Looking For Love (Inspiration) In All The Wrong Places

In 1980, country singer Johnny Lee recorded Looking For Love. It became a hit. In fact, years later I find myself humming the tune, even though I don’t agree with the lyrics. I offer my apologies to Johnny Lee for borrowing the title for this post. The first line of the song is “Looking for love in all the wrong places…” (I’ve forgotten the rest.)

While writers may or may not be “looking for love,” (I’ve found it – not looking), all writers are always looking for inspiration. I thought I would share three photos of the places I have recently looked for inspiration, sadly not yet finding it.

in the great outdoors

gazing into the fireplace

in the ‘fridge (Although the Hagen Dazs was somewhat inspiring.)


In an effort to de-clutter my house, I’ve taken to reading more on my Kindle and buying fewer actual books. This has been a semi-successful strategy – after all, there are more things that form clutter-clusters than books.  There are some problems with E-readers. When you attempt to find a meaningful quote you read on an earlier page, or track a character’s first appearance in a book series, it is much more difficult on a Kindle than in a physical book.

Recently, I’ve started re-reading some of the books I own. In 2001,  I read Move to Strike, a newly published book by Perri O’Shaughnessy. The main character, Nina Reilly, is an attorney. The attraction, for me, besides being a really good, fast-moving, law-themed mystery, was the setting in nearby Lake Tahoe, with side trips to Monterey County. I lived in Monterey County for twenty years and it was delightful to revisit the area through the eyes of Nina Reilly

Life intervened, and unlike my usual habit of reading everything that particular author has written, I didn’t read any more of that series – until recently. I was delighted to find that the O’Shaughnessy sisters are still writing under their pen-name Perri O’Shaughnessy.  If you are a mystery fan, their books are a must-read. Their website is http://perrio.com.

Have you recently discovered or re-discovered an author you would recommend?




How Do I Write Thee? ( with apologies to Elizabeth Barrett Browning, How Do I Love Thee, Sonnet 43)

Not too long ago, I saw an interview with a writer who claims to do his best writing in unique, beautiful settings or on a cruise ship. He claimed these venues inspired and informed his writing. They even had pictures of him actually writing while in one of those beautiful places!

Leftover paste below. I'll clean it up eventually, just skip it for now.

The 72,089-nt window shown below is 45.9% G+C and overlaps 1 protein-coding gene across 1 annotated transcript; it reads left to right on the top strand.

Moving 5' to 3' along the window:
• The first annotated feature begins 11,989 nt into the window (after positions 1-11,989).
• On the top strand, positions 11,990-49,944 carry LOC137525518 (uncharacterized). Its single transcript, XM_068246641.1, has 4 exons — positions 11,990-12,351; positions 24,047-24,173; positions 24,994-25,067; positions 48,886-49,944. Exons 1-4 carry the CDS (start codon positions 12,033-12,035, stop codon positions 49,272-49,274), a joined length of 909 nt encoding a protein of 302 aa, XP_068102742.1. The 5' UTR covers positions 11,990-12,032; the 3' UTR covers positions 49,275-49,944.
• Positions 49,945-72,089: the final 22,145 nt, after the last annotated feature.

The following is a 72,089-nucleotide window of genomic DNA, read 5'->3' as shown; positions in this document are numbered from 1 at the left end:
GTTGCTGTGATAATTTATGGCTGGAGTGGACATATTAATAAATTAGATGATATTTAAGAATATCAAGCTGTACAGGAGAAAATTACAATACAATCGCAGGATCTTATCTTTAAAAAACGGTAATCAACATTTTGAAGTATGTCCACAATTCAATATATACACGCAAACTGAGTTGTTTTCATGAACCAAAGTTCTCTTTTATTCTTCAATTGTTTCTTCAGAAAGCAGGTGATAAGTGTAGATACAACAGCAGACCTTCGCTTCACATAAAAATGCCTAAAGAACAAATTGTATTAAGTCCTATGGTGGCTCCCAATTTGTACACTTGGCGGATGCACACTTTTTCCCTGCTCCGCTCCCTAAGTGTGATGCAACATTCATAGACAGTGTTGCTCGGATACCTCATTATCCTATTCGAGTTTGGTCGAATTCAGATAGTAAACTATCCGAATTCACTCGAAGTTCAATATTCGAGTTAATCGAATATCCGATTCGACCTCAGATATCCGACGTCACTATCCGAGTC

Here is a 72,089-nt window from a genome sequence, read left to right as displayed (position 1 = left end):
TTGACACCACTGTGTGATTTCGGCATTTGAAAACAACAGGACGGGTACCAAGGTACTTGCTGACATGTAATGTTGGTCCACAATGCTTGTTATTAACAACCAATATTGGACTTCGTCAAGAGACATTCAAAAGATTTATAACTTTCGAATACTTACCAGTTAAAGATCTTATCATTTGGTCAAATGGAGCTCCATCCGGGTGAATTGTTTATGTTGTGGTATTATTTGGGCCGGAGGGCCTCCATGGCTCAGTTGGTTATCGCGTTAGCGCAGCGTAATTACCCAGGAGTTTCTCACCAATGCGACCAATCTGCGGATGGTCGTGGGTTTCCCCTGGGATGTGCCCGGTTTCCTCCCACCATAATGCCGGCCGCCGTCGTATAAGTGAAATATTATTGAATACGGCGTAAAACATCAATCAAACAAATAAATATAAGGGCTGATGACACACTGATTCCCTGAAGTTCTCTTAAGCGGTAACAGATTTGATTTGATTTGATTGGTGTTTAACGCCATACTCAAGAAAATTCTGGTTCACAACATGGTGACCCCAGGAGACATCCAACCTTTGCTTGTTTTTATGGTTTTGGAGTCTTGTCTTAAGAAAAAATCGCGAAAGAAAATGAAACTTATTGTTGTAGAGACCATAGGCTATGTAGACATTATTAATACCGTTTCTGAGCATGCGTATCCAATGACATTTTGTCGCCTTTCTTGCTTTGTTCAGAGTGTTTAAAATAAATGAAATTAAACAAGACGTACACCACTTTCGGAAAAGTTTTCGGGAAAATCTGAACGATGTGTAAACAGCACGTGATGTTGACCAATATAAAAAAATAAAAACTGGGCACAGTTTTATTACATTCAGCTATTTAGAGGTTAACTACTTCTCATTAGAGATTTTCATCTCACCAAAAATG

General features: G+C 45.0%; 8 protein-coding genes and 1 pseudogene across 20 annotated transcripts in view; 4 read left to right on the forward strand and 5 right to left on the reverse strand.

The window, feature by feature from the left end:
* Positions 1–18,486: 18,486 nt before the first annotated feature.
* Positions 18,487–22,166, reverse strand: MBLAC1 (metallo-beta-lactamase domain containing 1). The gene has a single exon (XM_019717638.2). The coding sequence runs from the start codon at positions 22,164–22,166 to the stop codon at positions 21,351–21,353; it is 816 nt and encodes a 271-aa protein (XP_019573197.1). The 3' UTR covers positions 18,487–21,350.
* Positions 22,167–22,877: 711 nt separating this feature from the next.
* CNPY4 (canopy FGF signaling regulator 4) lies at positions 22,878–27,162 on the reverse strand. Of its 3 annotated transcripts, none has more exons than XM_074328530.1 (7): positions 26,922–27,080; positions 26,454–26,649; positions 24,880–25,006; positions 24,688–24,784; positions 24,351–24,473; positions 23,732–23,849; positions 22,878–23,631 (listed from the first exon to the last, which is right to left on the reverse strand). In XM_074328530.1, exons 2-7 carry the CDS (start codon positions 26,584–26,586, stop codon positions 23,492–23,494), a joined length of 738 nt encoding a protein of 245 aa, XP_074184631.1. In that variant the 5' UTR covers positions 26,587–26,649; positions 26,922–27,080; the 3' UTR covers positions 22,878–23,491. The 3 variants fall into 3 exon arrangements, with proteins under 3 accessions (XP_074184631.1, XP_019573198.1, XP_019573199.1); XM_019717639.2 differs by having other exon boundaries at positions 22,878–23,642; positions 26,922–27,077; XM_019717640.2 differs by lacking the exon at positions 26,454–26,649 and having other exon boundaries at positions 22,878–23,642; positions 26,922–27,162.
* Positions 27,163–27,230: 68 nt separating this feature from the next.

I admire that quality. At one time, I found I could easily focus on a specific task (balancing my check-book, listening to my child, correcting student work, writing letters) while sitting on the living room floor with the television blaring. I literally did not hear what the television was broadcasting, so strong was my focus.

I imagine, with my ability to shut out the world and focus on a task, if I tried to actually write while in one of those beautiful settings, the beauty would be lost on me. That’s why we have photos – they allow for delayed inspiration.

I find I no longer can focus on one task in the face of chaos – or maybe it’s just that I’ve redefined “chaos”.  I need a quieter, less demanding environment in order to write. I recently completed a first draft of a picture book. After reading it aloud, I find I really don’t care for the story. I feel obligated to attempt to “fix” the draft, mostly because of time already spent on the task. Perhaps it’s time for a little “delayed inspiration.”


Orchids found in one of Hawaii’s botanical gardens. Now that’s inspiration!






Paradise Lost

I am a creature of habit. I like my routines. They make the small tasks easier and less time consuming. That allows me to focus on more important matters. I get cranky when those routines are disturbed for more than a few days.

when my sister and nephew’s family had to evacuate their homes during the Camp Fire in Butte County, I could not begin to imagine the disturbance and devastation that comes from such a disaster. My sister, her grand-daughter, grand-daughter’s friend and small dog, spent eight hours on a cement parking lot. They were waiting, along with first-res-ponders, for a way to break through the flames that enveloped one of the two main escape routes known as the Skyway. They were fortunate. The escaped without injury. The first-res-ponders were amazing.

If you have seen the videos or photos of the Camp Fire, my sister, and nephew assure me, they are not exaggerations. Flames, whipped by wind, towered over forty-foot tall pine and redwood. The thick black smoke changed the blue sky to black in minutes. The air was toxic. When the flames died down and moved away from Paradise and Magalia, the area looked as if a bomb had dropped. There were some surviving homes, but even those most likely suffered damage from the smoke and soot.

So what is next? No comforting routines or habits will help. Those are gone and will only be re-established in the future. The only thing that can be done is to take one step at a time.  Food, clothing and shelter first, and then consider long-term issues. Do you rebuild, or do you move? If you move, where to? How long will it take to rebuild the infrastructure to support homes and business?

There are groups tackling the long-range issues. Paradise School District had found buildings in nearby Chico to house their students. School will re-open on December 3, 2018. The schools are an important community center, particularly in a small town of 27,000.

Paradise, Magalia and the residents of Butte County will  need all the help they can get, both short-term and long-term. You can contribute to victims of the fire and first-responders  in several ways.  Cash and gift cards are always appreciated and offer the most flexibility. The Salvation Army and Red Cross are collecting donations and can be  found on-line. Firefighter support sites include Members, International Association of Firefighters Charitable Foundation, North Bay Fire Relief through the Redwood Credit Union and NVFC Volunteer Firefighter Support Fund, all found on-line.